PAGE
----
Abstract

Traditionally, hazardous chemicals have been regulated in the U.S. on a one-by-one basis, an approach that is slow, expensive and can be inefficient, as illustrated by a decades-long succession of replacing one type of organohalogen flame retardants (OHFRs) with another one, without addressing the root cause of toxicity and associated public health threats posed. The present article expounds on the need for efficient monitoring strategies and pragmatic steps in reducing environmental pollution and adverse human health impacts. A promising approach is to combine specific bioassays with state-of-the-art chemical screening to identify chemicals and chemical mixtures sharing specific modes of action (MOAs) and pathways of toxicity (PoTs). This approach could be used to identify and regulate hazardous chemicals as classes or compound families, featuring similar biological end-points, such as endocrine disruption and mutagenicity. Opportunities and potential obstacles of implementing this approach are discussed.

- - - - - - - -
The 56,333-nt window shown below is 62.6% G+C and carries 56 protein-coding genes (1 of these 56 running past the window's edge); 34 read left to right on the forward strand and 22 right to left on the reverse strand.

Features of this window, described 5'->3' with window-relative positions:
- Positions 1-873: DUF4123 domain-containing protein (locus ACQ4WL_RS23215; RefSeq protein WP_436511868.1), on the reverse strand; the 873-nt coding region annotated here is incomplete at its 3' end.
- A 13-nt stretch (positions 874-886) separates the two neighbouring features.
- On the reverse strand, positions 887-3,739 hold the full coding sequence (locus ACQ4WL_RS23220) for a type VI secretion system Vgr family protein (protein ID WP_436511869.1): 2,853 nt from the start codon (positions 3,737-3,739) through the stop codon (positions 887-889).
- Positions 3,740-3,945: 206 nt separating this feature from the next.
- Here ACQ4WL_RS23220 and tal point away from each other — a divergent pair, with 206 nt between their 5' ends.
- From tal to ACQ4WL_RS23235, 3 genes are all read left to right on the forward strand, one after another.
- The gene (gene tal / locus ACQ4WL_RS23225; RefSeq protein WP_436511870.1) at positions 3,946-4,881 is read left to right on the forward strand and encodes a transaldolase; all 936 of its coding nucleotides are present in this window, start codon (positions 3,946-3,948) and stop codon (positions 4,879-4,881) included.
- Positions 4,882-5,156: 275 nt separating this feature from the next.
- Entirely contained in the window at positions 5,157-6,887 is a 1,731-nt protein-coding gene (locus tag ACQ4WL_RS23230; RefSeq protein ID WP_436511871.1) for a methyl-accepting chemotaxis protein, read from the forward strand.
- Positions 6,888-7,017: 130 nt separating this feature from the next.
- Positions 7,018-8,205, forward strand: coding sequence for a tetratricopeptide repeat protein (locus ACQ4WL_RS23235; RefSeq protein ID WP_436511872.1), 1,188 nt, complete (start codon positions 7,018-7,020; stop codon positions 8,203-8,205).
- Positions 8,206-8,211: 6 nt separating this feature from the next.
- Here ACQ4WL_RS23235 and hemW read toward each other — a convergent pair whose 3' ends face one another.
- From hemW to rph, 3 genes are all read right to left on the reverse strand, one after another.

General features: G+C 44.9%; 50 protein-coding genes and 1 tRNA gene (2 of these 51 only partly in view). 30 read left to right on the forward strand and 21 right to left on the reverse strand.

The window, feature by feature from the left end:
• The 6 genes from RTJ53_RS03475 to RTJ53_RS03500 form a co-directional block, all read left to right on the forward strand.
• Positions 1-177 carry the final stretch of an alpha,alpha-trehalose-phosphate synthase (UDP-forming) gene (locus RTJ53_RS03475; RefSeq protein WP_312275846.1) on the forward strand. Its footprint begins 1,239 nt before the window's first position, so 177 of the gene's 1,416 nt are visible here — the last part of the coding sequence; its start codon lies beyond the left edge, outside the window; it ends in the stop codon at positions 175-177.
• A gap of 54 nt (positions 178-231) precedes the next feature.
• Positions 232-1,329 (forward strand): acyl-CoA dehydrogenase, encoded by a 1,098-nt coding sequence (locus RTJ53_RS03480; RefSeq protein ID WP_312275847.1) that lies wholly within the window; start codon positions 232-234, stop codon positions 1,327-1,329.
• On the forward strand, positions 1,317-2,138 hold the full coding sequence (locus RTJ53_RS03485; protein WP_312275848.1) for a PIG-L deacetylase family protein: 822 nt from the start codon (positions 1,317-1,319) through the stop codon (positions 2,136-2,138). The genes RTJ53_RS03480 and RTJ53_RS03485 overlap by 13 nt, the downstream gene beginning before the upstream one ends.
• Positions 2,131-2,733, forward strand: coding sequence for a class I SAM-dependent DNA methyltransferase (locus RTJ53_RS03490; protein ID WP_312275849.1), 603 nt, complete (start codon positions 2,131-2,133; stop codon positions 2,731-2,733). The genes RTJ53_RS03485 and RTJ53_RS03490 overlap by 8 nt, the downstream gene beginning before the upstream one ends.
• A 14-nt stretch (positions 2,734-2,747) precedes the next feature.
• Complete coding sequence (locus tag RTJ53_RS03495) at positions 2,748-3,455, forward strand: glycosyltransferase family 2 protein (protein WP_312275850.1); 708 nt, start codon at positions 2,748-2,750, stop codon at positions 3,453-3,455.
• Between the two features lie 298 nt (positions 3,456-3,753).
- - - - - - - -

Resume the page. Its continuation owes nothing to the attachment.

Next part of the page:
Original languageEnglish (US)
Pages (from-to)10549-10557
Number of pages9
JournalInternational Journal of Environmental Research and Public Health
Volume12
Issue number9
DOIs
Publication statusPublished - Aug 28 2015

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Keywords

  • Chemical mixtures
  • Environmental monitoring
  • Flame retardants
  • Regulatory framework
  • Toxicity

ASJC Scopus subject areas

  • Public Health, Environmental and Occupational Health
  • Health, Toxicology and Mutagenesis

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